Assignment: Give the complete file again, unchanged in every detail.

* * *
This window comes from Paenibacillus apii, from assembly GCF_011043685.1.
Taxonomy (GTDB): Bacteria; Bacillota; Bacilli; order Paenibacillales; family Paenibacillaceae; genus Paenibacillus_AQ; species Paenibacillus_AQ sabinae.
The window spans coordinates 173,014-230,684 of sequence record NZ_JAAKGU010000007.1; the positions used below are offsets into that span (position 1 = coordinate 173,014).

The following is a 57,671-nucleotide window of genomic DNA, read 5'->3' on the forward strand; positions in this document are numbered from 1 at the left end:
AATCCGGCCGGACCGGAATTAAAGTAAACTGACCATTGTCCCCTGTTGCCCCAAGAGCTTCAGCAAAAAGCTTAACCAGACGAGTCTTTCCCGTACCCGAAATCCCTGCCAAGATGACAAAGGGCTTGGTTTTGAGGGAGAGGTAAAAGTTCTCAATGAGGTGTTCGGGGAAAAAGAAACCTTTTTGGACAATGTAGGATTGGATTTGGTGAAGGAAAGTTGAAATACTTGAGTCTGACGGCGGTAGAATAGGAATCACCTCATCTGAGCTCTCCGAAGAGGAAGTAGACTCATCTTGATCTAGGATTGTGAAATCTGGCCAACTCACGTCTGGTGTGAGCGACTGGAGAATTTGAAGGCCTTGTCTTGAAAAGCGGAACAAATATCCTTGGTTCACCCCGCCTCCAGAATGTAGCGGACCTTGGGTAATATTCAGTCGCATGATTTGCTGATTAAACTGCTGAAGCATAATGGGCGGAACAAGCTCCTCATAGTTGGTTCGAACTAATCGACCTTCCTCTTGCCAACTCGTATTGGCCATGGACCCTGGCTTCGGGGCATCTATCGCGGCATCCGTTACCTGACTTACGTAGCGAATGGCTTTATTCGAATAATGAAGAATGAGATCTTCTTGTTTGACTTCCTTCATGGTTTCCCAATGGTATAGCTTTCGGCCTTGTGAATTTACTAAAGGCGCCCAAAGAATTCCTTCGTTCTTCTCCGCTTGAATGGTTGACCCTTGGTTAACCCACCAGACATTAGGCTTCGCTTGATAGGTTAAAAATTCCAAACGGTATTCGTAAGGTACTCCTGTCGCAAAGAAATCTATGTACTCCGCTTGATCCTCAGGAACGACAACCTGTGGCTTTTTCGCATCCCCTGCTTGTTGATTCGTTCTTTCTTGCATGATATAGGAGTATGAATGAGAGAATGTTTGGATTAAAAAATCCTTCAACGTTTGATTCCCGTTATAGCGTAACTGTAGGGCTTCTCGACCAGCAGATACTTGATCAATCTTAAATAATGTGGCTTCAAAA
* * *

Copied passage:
This window comes from Paenibacillus apii, from assembly GCF_011043685.1.
Taxonomy (GTDB): Bacteria; Bacillota; Bacilli; order Paenibacillales; family Paenibacillaceae; genus Paenibacillus_AQ; species Paenibacillus_AQ sabinae.
The window spans coordinates 173,014-230,684 of sequence record NZ_JAAKGU010000007.1; the positions used below are offsets into that span (position 1 = coordinate 173,014).

The following is a 57,671-nucleotide window of genomic DNA, read 5'->3' on the forward strand; positions in this document are numbered from 1 at the left end:
AATCCGGCCGGACCGGAATTAAAGTAAACTGACCATTGTCCCCTGTTGCCCCAAGAGCTTCAGCAAAAAGCTTAACCAGACGAGTCTTTCCCGTACCCGAAATCCCTGCCAAGATGACAAAGGGCTTGGTTTTGAGGGAGAGGTAAAAGTTCTCAATGAGGTGTTCGGGGAAAAAGAAACCTTTTTGGACAATGTAGGATTGGATTTGGTGAAGGAAAGTTGAAATACTTGAGTCTGACGGCGGTAGAATAGGAATCACCTCATCTGAGCTCTCCGAAGAGGAAGTAGACTCATCTTGATCTAGGATTGTGAAATCTGGCCAACTCACGTCTGGTGTGAGCGACTGGAGAATTTGAAGGCCTTGTCTTGAAAAGCGGAACAAATATCCTTGGTTCACCCCGCCTCCAGAATGTAGCGGACCTTGGGTAATATTCAGTCGCATGATTTGCTGATTAAACTGCTGAAGCATAATGGGCGGAACAAGCTCCTCATAGTTGGTTCGAACTAATCGACCTTCCTCTTGCCAACTCGTATTGGCCATGGACCCTGGCTTCGGGGCATCTATCGCGGCATCCGTTACCTGACTTACGTAGCGAATGGCTTTATTCGAATAATGAAGAATGAGATCTTCTTGTTTGACTTCCTTCATGGTTTCCCAATGGTATAGCTTTCGGCCTTGTGAATTTACTAAAGGCGCCCAAAGAATTCCTTCGTTCTTCTCCGCTTGAATGGTTGACCCTTGGTTAACCCACCAGACATTAGGCTTCGCTTGATAGGTTAAAAATTCCAAACGGTATTCGTAAGGTACTCCTGTCGCAAAGAAATCTATGTACTCCGCTTGATCCTCAGGAACGACAACCTGTGGCTTTTTCGCATCCCCTGCTTGTTGATTCGTTCTTTCTTGCATGATATAGGAGTATGAATGAGAGAATGTTTGGATTAAAAAATCCTTCAACGTTTGATTCCCGTTATAGCGTAACTGTAGGGCTTCTCGACCAGCAGATACTTGATCAATCTTAAATAATGTGGCTTCAAAA